The purpose of the study was to compare the safety and efficacy profile of autologous fibroblast treatments (LaViv, azficel-T, Fibrocell Sciences, Inc, Exton, PA) of moderate to severe depressed, distensible acne scars with that of vehicle control treatments.

Materials and Methods

A centralized Institutional Review Board, Chesapeake Research Review, Inc., reviewed and approved the protocol and informed consent forms, and written informed consent was obtained from all 99 subjects at seven U.S. sites before study participation. The study was conducted in accordance with Good Clinical Practices and principles that have their origins in the Declaration of Helsinki.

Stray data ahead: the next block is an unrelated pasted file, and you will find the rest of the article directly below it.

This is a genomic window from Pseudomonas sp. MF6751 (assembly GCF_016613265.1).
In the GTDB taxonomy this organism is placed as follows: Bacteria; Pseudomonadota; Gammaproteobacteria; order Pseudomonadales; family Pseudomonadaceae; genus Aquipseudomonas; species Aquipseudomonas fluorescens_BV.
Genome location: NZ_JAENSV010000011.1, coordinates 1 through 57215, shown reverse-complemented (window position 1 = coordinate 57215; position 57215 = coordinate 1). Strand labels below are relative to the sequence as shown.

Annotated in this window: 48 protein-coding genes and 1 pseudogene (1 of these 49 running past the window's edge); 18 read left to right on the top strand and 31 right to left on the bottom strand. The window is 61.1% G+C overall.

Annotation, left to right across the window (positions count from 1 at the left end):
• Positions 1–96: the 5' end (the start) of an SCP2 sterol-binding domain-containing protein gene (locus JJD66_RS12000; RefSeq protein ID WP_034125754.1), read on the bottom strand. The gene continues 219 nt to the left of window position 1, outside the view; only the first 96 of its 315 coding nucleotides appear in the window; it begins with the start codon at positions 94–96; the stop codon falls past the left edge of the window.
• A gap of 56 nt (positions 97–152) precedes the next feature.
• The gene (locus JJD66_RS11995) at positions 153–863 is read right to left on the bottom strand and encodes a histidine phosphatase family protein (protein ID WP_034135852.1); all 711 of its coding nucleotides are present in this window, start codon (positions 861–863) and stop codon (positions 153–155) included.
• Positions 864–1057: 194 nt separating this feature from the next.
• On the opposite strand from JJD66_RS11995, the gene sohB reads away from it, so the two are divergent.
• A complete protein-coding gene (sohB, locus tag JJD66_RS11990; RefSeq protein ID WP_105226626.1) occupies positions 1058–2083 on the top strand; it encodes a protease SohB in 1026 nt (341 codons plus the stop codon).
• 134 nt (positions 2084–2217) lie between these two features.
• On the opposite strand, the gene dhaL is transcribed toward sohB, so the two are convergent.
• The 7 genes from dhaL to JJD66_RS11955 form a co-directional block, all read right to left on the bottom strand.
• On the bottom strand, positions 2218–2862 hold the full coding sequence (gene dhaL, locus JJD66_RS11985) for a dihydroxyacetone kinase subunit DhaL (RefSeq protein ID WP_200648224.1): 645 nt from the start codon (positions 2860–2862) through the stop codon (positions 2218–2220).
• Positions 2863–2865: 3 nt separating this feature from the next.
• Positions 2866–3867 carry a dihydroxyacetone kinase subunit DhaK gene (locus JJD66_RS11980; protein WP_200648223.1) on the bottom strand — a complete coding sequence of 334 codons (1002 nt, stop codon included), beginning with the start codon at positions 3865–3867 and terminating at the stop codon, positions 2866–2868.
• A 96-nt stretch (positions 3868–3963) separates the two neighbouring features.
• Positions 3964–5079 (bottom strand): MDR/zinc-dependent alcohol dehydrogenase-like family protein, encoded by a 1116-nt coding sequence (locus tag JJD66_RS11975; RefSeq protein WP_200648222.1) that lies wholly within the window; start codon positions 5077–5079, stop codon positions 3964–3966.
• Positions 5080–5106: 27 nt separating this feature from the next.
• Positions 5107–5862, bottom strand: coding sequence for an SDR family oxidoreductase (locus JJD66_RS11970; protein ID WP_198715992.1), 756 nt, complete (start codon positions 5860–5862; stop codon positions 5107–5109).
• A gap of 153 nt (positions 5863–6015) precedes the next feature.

Depressed, distensible facial acne scars (scars disappearing completely with manual perilesional skin stretching) were targeted for treatment in this study. Evaluators were provided with a pictorial and descriptive guideline outlining the acne scarring morphology (depressed and distensible) considered for autologous fibroblast treatment.16 Healthy subjects with facial acne scarring on both cheeks were enrolled in the study. To meet eligibility, subjects’ depressed distensible acne scars on both cheeks had to be evaluator rated as moderate or severe on a novel, validated 5-point acne scar assessment scale (Table 1). Subject ratings of the appearance of each cheek were required to be very dissatisfied or dissatisfied (Table 2). Subjects were excluded if they had hypertrophic acne scarring or numerous icepick acne scars in the treatment area, had undergone aesthetic procedures (e.g., fractional or traditional ablative/non-ablative laser resurfacing, subcision, microdermabrasion, chemical peels) to the treated area within the past 12 months, or had ever previously received dermal fillers in the treated area. Subjects with a history of heavy smoking, alcohol or drug abuse, or steroid treatment were excluded because these attributes may be associated with limited cell expansion in vitro.17 Prescription topical treatments, such as retinoids or topical antibiotics, were discontinued for 2 weeks before the first injection and disallowed for the duration of the study. Enrolled subjects underwent three postauricular full-thickness (epidermis, dermis, fat) skin punch biopsies to harvest autologous fibroblasts. The cosmetically inconspicuous postauricular mastoid area was chosen because of its sun-protected nature. Biopsy sites were closed using 5–0 fast-absorbing chromic gut suture or with thin adhesive strips. The 3-mm punch biopsy specimens (times 3) were immediately placed into a sterile vial containing transport medium. The vials were then transported in a biocontainer with ice packs on the day of harvest overnight to Fibrocell Technologies, Inc. (Exton, PA), where the fibroblasts were isolated, cultured, and expanded over a several-week period as described previously.18 In a split-face design, the cheeks of each subject were randomized to receive autologous fibroblasts (10–20 million cells/mL) or vehicle control (dye-free, protein-free cell culture medium) injected into the high papillary dermis at a maximum dose of 2 mL per treatment, administered as approximately 0.1 mL/cm2, with a minimum treatment area of 9 cm2 (Figure 1). Immediately before the injections, the treatment area on the cheek was anesthetized with topical lidocaine anaesthetic cream for 30 to 60 minutes. Most commonly, 4% lidocaine cream was employed, although some sites used a compounded formulation of benzocaine 20%, tetracaine 10%, and lidocaine 4%. The injections were made into the papillary dermal plane, using an insulin hub-less syringe with a 28G needle (Becton, Dickinson and Company, Franklin Lakes, NJ) so as to create a wheal and transient blanching of the skin surface with each injection. Injections were directed underneath the individual scar lesions, in addition to the perilesional area, to achieve a “field” treatment effect. The intent of injection was to introduce the live cells into the scarred area and surrounding skin within the confines of the papillary dermis, with the assumption that the cells would disperse into the surrounding dermis. Achieving a degree of correction, as commonly employed in techniques with dermal fillers (e.g., full correction or overcorrection), was not the endpoint, because the liquid cell suspension was not designed for immediate volumetric improvement. Wheals created at each injection point usually disappeared within hours after injection. After injection, small ice packs were used to reduce any stinging or discomfort, and subjects were instructed on a strict 7-day post-treatment regimen, including the use of only bland moisturizer and sunscreen. The use of make-up or topical cosmeceuticals was not allowed for 1 week after treatment. Subjects received three treatments to each side of the face 14 ± 3 days apart.